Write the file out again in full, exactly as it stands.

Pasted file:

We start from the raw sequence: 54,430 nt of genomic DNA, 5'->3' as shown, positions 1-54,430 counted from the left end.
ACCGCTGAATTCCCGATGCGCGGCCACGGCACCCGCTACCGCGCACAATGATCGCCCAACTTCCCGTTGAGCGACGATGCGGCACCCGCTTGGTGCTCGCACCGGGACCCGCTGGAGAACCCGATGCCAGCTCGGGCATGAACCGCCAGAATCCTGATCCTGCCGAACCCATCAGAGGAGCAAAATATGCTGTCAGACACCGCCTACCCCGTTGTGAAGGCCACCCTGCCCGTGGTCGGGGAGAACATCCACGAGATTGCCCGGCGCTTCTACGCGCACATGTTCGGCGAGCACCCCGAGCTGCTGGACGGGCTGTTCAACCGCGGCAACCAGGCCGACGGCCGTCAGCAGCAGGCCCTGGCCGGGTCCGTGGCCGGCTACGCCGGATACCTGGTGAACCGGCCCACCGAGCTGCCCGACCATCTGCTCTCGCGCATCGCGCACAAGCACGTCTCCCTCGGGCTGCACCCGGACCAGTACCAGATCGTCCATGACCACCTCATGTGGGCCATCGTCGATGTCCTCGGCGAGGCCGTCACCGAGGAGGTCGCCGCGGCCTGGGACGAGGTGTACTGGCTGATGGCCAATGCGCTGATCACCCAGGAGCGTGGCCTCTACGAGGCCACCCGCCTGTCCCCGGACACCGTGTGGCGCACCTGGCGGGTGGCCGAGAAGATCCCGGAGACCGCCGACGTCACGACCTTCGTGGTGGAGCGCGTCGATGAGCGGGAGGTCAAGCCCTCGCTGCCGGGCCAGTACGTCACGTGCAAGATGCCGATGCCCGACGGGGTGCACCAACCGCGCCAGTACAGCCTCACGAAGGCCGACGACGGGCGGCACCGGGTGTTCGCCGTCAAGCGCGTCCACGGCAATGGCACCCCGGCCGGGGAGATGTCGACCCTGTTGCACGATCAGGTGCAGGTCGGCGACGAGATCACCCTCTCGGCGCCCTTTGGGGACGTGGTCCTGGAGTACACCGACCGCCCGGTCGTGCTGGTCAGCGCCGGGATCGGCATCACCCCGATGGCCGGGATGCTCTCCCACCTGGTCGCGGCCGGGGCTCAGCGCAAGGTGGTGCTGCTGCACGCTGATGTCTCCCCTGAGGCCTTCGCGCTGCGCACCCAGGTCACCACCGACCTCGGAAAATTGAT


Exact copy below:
We start from the raw sequence: 54,430 nt of genomic DNA, 5'->3' as shown, positions 1-54,430 counted from the left end.
ACCGCTGAATTCCCGATGCGCGGCCACGGCACCCGCTACCGCGCACAATGATCGCCCAACTTCCCGTTGAGCGACGATGCGGCACCCGCTTGGTGCTCGCACCGGGACCCGCTGGAGAACCCGATGCCAGCTCGGGCATGAACCGCCAGAATCCTGATCCTGCCGAACCCATCAGAGGAGCAAAATATGCTGTCAGACACCGCCTACCCCGTTGTGAAGGCCACCCTGCCCGTGGTCGGGGAGAACATCCACGAGATTGCCCGGCGCTTCTACGCGCACATGTTCGGCGAGCACCCCGAGCTGCTGGACGGGCTGTTCAACCGCGGCAACCAGGCCGACGGCCGTCAGCAGCAGGCCCTGGCCGGGTCCGTGGCCGGCTACGCCGGATACCTGGTGAACCGGCCCACCGAGCTGCCCGACCATCTGCTCTCGCGCATCGCGCACAAGCACGTCTCCCTCGGGCTGCACCCGGACCAGTACCAGATCGTCCATGACCACCTCATGTGGGCCATCGTCGATGTCCTCGGCGAGGCCGTCACCGAGGAGGTCGCCGCGGCCTGGGACGAGGTGTACTGGCTGATGGCCAATGCGCTGATCACCCAGGAGCGTGGCCTCTACGAGGCCACCCGCCTGTCCCCGGACACCGTGTGGCGCACCTGGCGGGTGGCCGAGAAGATCCCGGAGACCGCCGACGTCACGACCTTCGTGGTGGAGCGCGTCGATGAGCGGGAGGTCAAGCCCTCGCTGCCGGGCCAGTACGTCACGTGCAAGATGCCGATGCCCGACGGGGTGCACCAACCGCGCCAGTACAGCCTCACGAAGGCCGACGACGGGCGGCACCGGGTGTTCGCCGTCAAGCGCGTCCACGGCAATGGCACCCCGGCCGGGGAGATGTCGACCCTGTTGCACGATCAGGTGCAGGTCGGCGACGAGATCACCCTCTCGGCGCCCTTTGGGGACGTGGTCCTGGAGTACACCGACCGCCCGGTCGTGCTGGTCAGCGCCGGGATCGGCATCACCCCGATGGCCGGGATGCTCTCCCACCTGGTCGCGGCCGGGGCTCAGCGCAAGGTGGTGCTGCTGCACGCTGATGTCTCCCCTGAGGCCTTCGCGCTGCGCACCCAGGTCACCACCGACCTCGGAAAATTGAT